Author Jacques Bourhis, CTO of IoTerop
A Slow Start for a Better Foundation
The Internet of Things (IoT) is late in realizing its promise and full potential due to delays in financial and technological decision-making in the adoption of a coherent end-to-end system.
While some European countries, Asia and the U.S. are on the cutting edge of IoT network deployment with NB-IoT, France is playing catch-up with LTE-M and LoRa.
In this challenging global context, disparate IoT networks hinders the deployment of innovative IoT solutions.
Indeed, LoRaWAN and Sigfox could be seen as temporary solutions while waiting for LTE-M and NB-IOT deployment worldwide. They can also be useful in isolated areas which might not be covered by GSM networks building private infrastructures.
Adopting a standard is admittedly time-consuming but as technology evolves, the market is zeroing in on essential elements. And that’s what we see on the horizon with the deployment of LTE-M and NB-IoT networks offering compatible chipsets and adapting to industrial needs.
No one disputes that security, interoperability, device management, and sustainable solutions are the keys to IoT success. And yet, obstacles to achieving those goals have yet to be overcome.
Too many security breaches in today’s solutions have to be removed; too many disparate systems hinder growth; and too many complex and costly solutions are restraining investment and slowing down the IoT dynamic.
As IoT deployments grow, security is key. Organizations are looking for easy-to-integrate, effective security solutions that are adaptable to tomorrow’s security challenges.
These security solutions are based on TLS/DTLS, OSCORE and have been adopted by standards such as CoAP, LwM2M and historically MQTT. They are mainly designed to protect networks from malicious devices that might intercept, modify, or falsify messages on the object’s network. Today, most network operators at a global level have integrated those solutions into their infrastructure network.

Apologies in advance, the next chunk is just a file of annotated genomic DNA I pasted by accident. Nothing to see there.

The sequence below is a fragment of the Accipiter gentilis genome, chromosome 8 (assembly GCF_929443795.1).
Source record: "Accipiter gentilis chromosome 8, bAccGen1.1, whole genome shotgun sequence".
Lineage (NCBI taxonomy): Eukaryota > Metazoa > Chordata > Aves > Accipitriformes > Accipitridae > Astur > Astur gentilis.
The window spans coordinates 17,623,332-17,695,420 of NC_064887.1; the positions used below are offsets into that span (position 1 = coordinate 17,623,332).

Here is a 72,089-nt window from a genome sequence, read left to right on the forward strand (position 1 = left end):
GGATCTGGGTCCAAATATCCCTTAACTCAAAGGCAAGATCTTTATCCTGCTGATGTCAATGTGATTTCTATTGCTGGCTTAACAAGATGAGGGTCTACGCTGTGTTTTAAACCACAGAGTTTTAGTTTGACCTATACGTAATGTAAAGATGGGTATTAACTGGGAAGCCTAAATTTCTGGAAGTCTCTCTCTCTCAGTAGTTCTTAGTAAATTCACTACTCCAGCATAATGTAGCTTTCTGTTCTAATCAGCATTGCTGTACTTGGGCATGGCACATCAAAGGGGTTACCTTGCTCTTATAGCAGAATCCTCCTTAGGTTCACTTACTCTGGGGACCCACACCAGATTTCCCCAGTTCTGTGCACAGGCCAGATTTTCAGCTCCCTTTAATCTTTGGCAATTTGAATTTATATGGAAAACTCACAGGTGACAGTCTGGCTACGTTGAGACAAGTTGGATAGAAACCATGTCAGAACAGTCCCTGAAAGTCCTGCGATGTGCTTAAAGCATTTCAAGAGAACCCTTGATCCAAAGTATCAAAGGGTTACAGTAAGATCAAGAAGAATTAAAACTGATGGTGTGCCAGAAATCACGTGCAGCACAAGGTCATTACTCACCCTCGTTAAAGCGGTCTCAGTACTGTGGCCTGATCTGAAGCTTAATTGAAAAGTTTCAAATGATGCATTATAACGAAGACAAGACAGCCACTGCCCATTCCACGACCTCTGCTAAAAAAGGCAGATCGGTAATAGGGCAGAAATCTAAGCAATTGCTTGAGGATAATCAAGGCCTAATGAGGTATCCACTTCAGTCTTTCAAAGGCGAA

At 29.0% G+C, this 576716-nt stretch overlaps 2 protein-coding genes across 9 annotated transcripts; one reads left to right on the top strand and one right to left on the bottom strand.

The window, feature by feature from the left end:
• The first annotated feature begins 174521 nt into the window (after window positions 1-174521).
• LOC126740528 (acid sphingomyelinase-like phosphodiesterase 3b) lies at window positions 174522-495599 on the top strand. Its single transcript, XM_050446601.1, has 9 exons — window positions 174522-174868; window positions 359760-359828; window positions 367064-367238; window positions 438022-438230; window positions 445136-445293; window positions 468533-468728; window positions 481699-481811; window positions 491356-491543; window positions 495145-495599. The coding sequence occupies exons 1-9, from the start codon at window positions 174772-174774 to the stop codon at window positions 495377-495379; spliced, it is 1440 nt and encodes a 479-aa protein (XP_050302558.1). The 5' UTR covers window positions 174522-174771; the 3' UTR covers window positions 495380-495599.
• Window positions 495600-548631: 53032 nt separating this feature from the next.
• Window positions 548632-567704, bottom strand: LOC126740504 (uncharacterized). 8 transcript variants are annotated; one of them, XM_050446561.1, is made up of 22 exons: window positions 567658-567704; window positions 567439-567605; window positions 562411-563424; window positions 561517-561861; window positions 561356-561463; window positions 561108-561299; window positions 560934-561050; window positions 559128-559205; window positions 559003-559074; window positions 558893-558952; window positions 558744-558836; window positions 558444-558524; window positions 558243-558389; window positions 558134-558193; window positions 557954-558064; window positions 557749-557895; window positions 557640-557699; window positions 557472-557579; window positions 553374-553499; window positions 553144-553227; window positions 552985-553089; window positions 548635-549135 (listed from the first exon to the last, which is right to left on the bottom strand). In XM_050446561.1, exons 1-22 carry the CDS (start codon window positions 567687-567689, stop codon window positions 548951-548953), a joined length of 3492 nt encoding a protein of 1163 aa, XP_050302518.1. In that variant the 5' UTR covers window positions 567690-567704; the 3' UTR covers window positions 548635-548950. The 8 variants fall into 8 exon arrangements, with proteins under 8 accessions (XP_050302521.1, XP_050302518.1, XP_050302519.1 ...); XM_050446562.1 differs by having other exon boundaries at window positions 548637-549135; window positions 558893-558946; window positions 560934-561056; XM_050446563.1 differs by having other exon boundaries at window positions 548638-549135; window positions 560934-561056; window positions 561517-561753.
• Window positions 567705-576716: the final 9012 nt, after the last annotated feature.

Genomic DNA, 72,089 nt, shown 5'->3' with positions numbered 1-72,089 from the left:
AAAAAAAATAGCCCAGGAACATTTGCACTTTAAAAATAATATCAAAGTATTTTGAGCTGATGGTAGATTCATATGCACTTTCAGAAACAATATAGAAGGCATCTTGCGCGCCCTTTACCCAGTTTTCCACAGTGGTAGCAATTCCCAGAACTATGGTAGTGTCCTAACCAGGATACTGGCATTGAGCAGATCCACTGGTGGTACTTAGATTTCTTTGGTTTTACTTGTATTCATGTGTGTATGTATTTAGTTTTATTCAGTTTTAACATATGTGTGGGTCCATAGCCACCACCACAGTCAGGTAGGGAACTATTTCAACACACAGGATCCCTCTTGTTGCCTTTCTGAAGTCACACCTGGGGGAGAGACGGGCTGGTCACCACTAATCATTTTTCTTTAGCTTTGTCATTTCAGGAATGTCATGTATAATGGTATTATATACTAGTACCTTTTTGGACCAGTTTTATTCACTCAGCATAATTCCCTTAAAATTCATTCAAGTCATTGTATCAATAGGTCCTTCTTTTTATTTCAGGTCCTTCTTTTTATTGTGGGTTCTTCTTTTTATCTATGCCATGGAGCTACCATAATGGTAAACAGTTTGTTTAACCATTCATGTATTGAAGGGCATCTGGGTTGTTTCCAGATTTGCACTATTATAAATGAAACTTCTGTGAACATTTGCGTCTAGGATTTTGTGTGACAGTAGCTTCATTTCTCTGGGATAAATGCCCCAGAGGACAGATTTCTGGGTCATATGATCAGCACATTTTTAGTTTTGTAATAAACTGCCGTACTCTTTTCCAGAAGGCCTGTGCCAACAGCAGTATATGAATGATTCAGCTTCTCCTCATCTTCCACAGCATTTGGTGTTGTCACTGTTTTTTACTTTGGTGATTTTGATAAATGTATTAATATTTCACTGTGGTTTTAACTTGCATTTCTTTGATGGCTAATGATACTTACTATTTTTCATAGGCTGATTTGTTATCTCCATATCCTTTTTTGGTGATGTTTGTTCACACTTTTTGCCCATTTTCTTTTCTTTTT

Unfortunately, not all industries realize the importance of implementing these security protocols into their IoT solutions. They believe that they can still rely on proprietary and inflexible solutions while operating in silos with little or no security capabilities. This strategy, however, ultimately leads to higher integration costs.
They certainly do not realize that history is on the move. Just like the worldwide web, IoT demands openness, optimal security, interoperability, and scalability.
Governments and local stakeholders are also debating these issues. They are quite aware that their decisions will impact lives, infrastructure, energy and healthcare. Their goal is to build a society on a stable, solid and scalable foundation.
Two recent examples of forward-thinking governments initiatives:
-Japan recently financed and launched a cyber-attack program to better prepare for IoT attacks.
-Locally, Montpellier Metropole in the South of France focused on ensuring interoperability to protect its IoT investments.
This is Where the Rubber Meets the Road!
Our job at IoTerop is to make sure our customers’ and partners’ IoT solutions stay open and secure, supporting the latest, commonly accepted standards.
To that end, we:
- Contribute to the standardization efforts to ensure interoperability;
- Work on flexible and scalable electronic designs to shorten time-to-market and comply with network operators’ requirements;
- Design open software solutions based on standards adaptable on any operating system and IoT platform;
- Work on a device management platform based on the same standards to ensure device scalability;
- Update device firmware over-the-air across any available network IP or non-IP with low overhead. This new update system is an end-to-end service based on standards and fully integrated into the device; and
- Conduct R&D studies in partnership with Montpellier Laboratory of Informatics, Robotics, and Microelectronics (LIRMM) on IoT security. We have an innovative approach that is based on monitoring “normal” activities. We detect unusual behaviors, analyze the inputs of countermeasures following up an attack, send alerts to the group of objects which the “victim” belongs to and inject the right “vaccine” following up the attack.
Our vision for the future is clear and confident.
Interoperability, device management, and security are key. We build IoT for tomorrow based on these three pillars with robust and scalable products such as IOWA, SensorHub, and SmartGateway. As momentum grows for our technology, we are working on ambitious projects with Smart Cities, car manufacturers, car integrators, services, and network vendors. In the process, we are developing strong partnerships in Europe and abroad.
Our strength is our team’s skills and values. Independent of ethnicity or sex, we create a workplace where individuals feel empowered to contribute and are challenge to be creative.
Our goal—and what we strive for every day—is to be the prime leader of IoT technology.